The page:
Shelley Latham Outreach Coordinator

From a Family of Engineers to LinkEngineering

PostedFriday, November 17, 2017 at 1:47 PM

From a Family of Engineers to LinkEngineering

I am pleased to introduce myself as the new LinkEngineering Community Manager.  I look forward to connecting with you about the rewards and challenges of including engineering in k-12 education and helping you make good use of the site.

I come from a long line of designers, engineers and artists. My father designed the first aluminum tennis racquet, hoping to solve the problem of variable tension in wooden racquets. His grandfather figured out how to mass-produce wooden matches without burning down the factory, a solution requiring expertise in both chemical and mechanical engineering. My mother’s father was a civil engineer working on highway and bridge systems at the dawn of the automobile age. (That's him on the left at the University of Illinois) I didn’t follow in their footsteps—I chose to focus on communication and community building—but their approach to problem solving is a part of who I am.

There were a lot of drawings on a lot of napkins when I was growing up. My father taught me how an idea becomes a sketch which becomes a technical drawing which becomes a prototype which gets tested and then redesigned. The engineering design method was woven into every take home school project that my Dad helped me with. “What is the problem we are trying to solve?” he would ask before guiding me through brainstorming possible ideas. This would usually prompt a groan and a “Dad, who cares, it’s just a homework assignment!” But eventually I started asking the question myself.

Until I started working with LinkEngineering, I didn’t even know that this approach to the creative process is the heart of what we call engineering. Because my Dad was an industrial designer, I understood how things got made from the beginning of an idea to the final manufacturing stage. It was like knowing a special language, one that made it possible to believe in the power of good ideas to move us into the future. I think all Engineers are equal parts optimists and realists. (Not unlike teachers.) It seems to me that every kid deserves to learn this language and that every school should try to teach it.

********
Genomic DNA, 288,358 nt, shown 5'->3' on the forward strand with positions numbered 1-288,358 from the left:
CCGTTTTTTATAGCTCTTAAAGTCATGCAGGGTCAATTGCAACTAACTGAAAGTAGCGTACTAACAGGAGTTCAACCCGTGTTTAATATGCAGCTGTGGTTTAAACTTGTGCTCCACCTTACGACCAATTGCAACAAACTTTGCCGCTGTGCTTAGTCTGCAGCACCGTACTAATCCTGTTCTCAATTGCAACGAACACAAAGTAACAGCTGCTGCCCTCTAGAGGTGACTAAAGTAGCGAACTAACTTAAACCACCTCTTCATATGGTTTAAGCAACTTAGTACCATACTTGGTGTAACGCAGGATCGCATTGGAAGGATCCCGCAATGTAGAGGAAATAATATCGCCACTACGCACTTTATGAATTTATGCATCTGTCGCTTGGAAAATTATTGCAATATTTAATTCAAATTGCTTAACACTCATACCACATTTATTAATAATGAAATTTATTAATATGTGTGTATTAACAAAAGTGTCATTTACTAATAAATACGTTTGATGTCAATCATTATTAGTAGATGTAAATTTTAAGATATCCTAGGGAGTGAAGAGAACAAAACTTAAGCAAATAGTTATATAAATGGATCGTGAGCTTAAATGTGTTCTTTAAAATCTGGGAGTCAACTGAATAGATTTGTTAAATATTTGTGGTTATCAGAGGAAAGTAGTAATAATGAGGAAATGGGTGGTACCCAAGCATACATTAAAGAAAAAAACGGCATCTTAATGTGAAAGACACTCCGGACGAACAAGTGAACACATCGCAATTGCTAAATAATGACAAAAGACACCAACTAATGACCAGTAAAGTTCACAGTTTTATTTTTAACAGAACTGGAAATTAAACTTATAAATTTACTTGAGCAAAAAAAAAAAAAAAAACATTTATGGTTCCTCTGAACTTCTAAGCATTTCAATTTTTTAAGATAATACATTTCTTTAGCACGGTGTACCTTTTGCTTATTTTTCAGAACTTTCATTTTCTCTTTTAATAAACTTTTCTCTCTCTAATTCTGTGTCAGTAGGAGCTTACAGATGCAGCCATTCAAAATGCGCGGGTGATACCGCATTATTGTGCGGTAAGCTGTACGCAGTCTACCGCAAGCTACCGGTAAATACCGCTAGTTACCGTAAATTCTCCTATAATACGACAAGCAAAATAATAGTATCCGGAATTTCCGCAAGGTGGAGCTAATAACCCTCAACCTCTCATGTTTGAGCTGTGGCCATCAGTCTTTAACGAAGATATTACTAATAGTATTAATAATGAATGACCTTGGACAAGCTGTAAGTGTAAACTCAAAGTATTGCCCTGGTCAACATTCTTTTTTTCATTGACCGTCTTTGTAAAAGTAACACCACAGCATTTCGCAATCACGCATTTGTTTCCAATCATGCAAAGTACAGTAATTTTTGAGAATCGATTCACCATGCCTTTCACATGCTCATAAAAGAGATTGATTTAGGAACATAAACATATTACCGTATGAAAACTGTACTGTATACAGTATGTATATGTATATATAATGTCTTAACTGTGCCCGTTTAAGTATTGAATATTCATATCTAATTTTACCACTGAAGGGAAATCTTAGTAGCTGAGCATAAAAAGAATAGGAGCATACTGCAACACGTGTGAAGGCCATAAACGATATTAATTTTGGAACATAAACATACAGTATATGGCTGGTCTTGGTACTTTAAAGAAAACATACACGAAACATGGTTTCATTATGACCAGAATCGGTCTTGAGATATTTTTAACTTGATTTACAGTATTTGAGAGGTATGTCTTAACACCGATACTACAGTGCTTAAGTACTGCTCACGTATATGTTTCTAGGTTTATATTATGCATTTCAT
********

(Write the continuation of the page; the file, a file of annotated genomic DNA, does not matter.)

And that is why you and I are both on I am so glad that you are here. My job is to make sure that this site is easy to use and is fun and inspiring. Think of LinkEngineering as a handy resource when you need good information and individualized answers to questions as you begin integrating engineering into your classrooms. The world has problems that need to be solved and we need your students to help solve them. Thank you for taking the time to learn what the E in STEM is all about.

In the meantime, I am here to help solve any problems that you have with the site. Can’t find what you are looking for? Having trouble posting a profile picture? Have an exciting opportunity for other educators you want to share? Drop me a line at